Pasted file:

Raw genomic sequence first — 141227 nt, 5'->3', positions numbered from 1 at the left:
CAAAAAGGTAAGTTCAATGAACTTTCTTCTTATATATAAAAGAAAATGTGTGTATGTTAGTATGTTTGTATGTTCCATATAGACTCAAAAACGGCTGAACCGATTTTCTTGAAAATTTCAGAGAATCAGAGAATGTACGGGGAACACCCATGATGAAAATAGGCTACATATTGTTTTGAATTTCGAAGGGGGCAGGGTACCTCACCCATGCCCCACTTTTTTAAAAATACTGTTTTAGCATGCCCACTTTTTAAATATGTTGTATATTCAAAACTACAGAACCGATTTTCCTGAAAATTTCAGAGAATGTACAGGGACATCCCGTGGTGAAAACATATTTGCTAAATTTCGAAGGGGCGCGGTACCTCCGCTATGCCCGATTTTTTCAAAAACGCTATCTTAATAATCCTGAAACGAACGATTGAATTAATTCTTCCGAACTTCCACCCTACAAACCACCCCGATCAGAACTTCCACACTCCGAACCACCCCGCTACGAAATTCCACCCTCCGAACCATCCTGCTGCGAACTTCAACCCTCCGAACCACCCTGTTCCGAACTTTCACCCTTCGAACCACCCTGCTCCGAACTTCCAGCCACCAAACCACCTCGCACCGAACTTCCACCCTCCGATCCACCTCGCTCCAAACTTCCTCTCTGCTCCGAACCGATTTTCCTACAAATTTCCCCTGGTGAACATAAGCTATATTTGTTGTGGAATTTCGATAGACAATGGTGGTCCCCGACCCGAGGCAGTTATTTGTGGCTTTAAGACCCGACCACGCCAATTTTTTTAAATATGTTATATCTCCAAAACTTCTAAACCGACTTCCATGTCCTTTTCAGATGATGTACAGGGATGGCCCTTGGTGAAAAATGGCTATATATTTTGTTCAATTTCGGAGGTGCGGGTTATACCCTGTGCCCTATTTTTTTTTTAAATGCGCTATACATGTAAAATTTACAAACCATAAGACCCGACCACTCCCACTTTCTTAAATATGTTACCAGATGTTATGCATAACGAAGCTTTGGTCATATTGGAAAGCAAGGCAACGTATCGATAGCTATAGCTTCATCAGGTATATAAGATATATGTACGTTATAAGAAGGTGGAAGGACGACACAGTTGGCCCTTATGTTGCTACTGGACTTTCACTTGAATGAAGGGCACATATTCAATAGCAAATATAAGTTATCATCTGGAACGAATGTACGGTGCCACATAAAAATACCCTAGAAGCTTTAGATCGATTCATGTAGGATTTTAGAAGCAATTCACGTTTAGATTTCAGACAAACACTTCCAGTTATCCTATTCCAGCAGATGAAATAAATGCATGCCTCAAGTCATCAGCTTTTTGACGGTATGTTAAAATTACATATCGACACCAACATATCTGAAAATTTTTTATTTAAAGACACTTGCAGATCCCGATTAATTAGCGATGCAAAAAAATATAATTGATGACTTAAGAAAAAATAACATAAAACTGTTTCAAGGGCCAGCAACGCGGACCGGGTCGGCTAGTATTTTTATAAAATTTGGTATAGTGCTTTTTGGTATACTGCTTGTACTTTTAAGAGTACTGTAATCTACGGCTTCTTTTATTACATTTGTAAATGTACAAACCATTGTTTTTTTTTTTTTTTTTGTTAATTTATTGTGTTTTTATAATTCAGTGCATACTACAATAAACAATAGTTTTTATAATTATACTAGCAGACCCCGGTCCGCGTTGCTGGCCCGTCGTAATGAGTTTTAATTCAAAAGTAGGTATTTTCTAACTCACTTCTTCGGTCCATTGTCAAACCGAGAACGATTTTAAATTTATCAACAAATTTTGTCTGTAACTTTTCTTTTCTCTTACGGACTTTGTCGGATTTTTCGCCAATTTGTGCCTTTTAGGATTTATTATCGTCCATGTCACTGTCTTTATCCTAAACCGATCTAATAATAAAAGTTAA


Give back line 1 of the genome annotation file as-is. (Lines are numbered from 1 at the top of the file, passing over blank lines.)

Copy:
Raw genomic sequence first — 141227 nt, 5'->3', positions numbered from 1 at the left: